Map of life expectancy at birth from Global Education Project.

Saturday, August 29, 2009

How to build a house

Okay, first you hook up the stereo, then you install the toilet, then you build the roof . . .

Well no, you can't do it in that order, although it would be a lot more convenient.

If you ask people what most distinguishes from the other apes, and for that matter the rest of the metazoans, they'll usually answer that language is what really sets us apart, and then maybe they'll go to culture, which pretty much depends on language for its existence. But I'm not so sure there isn't something else that comes first. I'll summarize it as imagination.

In order to build a house as fancy and functional as the one I just got done building, language and culture are certainly essential. Only through millennia of house building have we learned all the methods that I used, from the concrete foundation to the wooden stick framing system and the glass windows; only a complex society could have delivered all the materials to the site; and if I hadn't been able to talk to -- or more important, listen to -- my friend Mark we would have had a much harder time working together and I never would have learned which end of the saw to hold.

But something else had to come first. I had to have a vision that one day, instead of a swampy patch of woods, there would be a house and a barn and orchards in that place; and then I had to imagine, in a complex chain, each of the events that would need to take place for that to happen; and then I had to make my mouth say the words and my hands do the deeds to turn imagination into reality. Without language, and without culture, I might have ended up with a lean-to made of rocks and tree branches, but I still could have made the imaginary real. Other apes, I suppose, can do that in a very limited way. They can see a piece of fruit and envision it in their mouth, and reach out and grab it. But they will never plant fruit trees.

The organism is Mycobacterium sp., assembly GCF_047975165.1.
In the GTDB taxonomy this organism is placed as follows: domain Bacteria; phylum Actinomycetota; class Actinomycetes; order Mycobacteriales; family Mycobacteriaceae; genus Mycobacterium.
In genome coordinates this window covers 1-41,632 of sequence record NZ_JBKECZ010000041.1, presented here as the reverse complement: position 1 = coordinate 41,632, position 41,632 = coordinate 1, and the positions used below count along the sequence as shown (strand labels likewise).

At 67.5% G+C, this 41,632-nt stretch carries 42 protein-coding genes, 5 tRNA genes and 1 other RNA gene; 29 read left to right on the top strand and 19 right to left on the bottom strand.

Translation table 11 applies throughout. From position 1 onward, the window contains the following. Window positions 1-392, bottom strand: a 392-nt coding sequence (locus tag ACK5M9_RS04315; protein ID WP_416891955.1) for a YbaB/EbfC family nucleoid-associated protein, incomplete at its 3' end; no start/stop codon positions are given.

Somehow, a couple of hundred thousand years ago, our ancestors were changed in several ways at once. Yes, they started talking to each other. Their behavior became much more flexible as they based new ways of doing on learning, and passed this learning on from one to another, and from generation to generation. But most important of all, they began to imagine distant goals, and make plans to achieve them.

This imagination is so powerful and so essential to our nature that we don't even need a real goal or an achievable vision. We devote much of our mental energy to imagining things that never can be, never will be, imaginings unrelated to planning and achieving. People whose only talent is manufacturing visions of the unreal are among the most honored in every time, and in all of history. We build real castles, but we care just as much to build castles in the air.

Astonishing, we are.


C. Corax said...

What you describe occurs in a very limited way in various other species. We're animals, so our behaviors are animal behaviors, thus there is always the potential that we will find similar behaviors in other species. However I don't think anyone can argue with the fact that we do it to such a degree that we have a huge survival advantage over other species.

Cervantes said...

I think it's really a difference of kind, not only of degree. A chimp will stack up boxes to reach a hanging banana, but the banana is already there, visibly before it. People imagine worlds that never were, and sometimes make them so.

Whether this is necessarily our principle survival advantage, I'm not sure. Long term, it may not be at all. We shall see.